Field Notes Farm CSA Newsletter
Week 4: July 5, 2016
Dill – Everyone’s favorite pickling spice! The leaves are great freshly chopped to brighten a dip, dressing or sauce.
Kohlrabi – Our favorite variety just happens to be a fantastic purple! This brassica has a nice, juicy crunch with a mild cabbage/apple flavor.
Cucumber – The first of the season!
Salad Turnips – A mellowed out radish with a satisfying crunchy. Slice raw onto a salad, roast or grill
Lettuce Mix – This Gourmet Lettuce mix features different varieties of romaine, lollo, red leaf, and green leaf lettuces.
Magenta Romaine Lettuce Head
Sugar Snap Peas
News from Field Notes Farm
I (Polly) returned from a trip to visit friends in Denmark to find the vibrant colors of summer had arrived on the farm! All around the farm you can find flowers growing in the edges, nooks, and side spaces of our 2 acres. We have planted these intentionally! (We will admit there are some flowering weeds as well.) The flowers provide an attractive force for pollinating insects – bees, moths, butterflies, etc. and other predatory bugs likely to hunt our bug pests.
Borage is a tall self-seeding annual that flowers early and all season long. This is often the first plant we see bumblebees and honeybees buzzing around in the spring. The flowers of the plant have become a culinary delicacy. They are a bright purple and have a sweet, cucumber like flavor.
Calendula – This edible flower has a tangy flavor and provides medicinal qualities for many topical healing salves. They are a self-seeding annual that comes in a variety of sunny yellows and oranges.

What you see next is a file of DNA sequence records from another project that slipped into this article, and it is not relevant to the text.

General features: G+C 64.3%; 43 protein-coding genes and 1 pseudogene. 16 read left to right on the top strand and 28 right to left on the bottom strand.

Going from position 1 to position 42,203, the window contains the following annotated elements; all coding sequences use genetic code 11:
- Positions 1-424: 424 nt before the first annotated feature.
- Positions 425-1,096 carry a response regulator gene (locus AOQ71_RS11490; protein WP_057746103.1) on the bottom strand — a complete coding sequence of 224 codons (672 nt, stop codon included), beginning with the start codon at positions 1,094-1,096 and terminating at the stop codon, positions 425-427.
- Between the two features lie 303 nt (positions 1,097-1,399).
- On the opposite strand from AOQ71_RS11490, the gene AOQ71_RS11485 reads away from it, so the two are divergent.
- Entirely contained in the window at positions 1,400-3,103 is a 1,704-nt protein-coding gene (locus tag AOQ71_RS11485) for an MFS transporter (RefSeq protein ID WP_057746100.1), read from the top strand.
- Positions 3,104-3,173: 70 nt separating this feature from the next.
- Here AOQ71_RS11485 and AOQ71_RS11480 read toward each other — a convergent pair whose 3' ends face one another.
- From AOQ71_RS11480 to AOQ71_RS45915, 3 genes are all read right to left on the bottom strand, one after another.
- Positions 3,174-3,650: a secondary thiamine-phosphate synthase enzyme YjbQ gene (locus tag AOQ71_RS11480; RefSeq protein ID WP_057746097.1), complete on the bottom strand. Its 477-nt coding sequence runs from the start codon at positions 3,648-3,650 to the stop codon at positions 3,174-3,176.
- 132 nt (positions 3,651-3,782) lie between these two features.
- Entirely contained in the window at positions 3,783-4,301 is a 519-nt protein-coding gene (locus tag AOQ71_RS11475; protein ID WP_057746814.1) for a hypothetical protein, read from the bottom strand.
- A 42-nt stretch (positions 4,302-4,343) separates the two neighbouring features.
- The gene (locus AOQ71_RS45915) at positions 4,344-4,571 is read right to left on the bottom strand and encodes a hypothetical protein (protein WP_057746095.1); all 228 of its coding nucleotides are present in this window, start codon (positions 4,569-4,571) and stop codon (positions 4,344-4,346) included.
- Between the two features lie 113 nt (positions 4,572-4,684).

Cosmos – Theses “sensation” flowers provide endless flowers to attract bees, especially leaf-cutting bees.
Nasturtium – Both the bright orange flowers and its leaves are edible. The orange flowers are known to deter Aphids, Squash Bug & Striped Pumpkin Beetles, while yellow flowering varieties attract them. (We have orange ones!)
Poppy -The feathery red flowers are another “sensation” flower providing a landing spot for bees. The bowl of the flower holds copious amounts of pollen for the bugs to take home as well. Unfortunately, the seeds of the variety we have are not for culinary use.
Sunflowers – I can proudly say I have been growing these in my backyard since I was in kindergarten, but we take them to a whole new level. We have at least 7 different varieties of sunflowers growing, most just coming back from a stand last year. Birds love to hang out on the tall top of the stem and snack on the seeds later in the season.
In the heat of summer, it can be nice to have quick ways to dress up your vegetables that do not require any cooking, baking or grilling –here are our favorite ways!
For the dips and dressings, simply combine all ingredients and stir.
Marinated Green Beans
½ pound green beans
1/3 cup chopped fresh basil, loosely packed
1 T minced onion
1 small clove garlic, pressed or minced
juice of 1/2 small lemon
1/2 tsp crushed dried rosemary
2 T olive oil
2 tsp apple cider vinegar
1/2 tsp honey
1/2 tsp salt or to taste
Mix all marinade ingredients together. Cover beans and let sit for at least 1 hour (overnight is best.)
Great for peas, cucumbers, and radishes.
8 ounces sour cream
¾ C mayonnaise
4-5 tsp. Curry powder
1 clove garlic, minced.
½ tsp black pepper
½ tsp salt
½ tsp cayenne pepper or horseradish (optional)
You can also substitute the classic cucumber for the radish.
¾ C finely grated radish
¼ small red onion, finely grated
¾ C Greek Yogurt
3 cloves garlic, finely chopped
2 T chopped fresh dill
1 teaspoon lemon zest
¼ t salt
¼ t pepper
Good For All Salad Dressing
Use a mason jar or re-sealable container to mix in
3 parts olive oil
2 parts mustard
1 glove garlic crushed.
1 part balsamic vinegar
1 part lemon juice
—–What if we saw things like we had never seen before? As if we knew we would never see them again?—–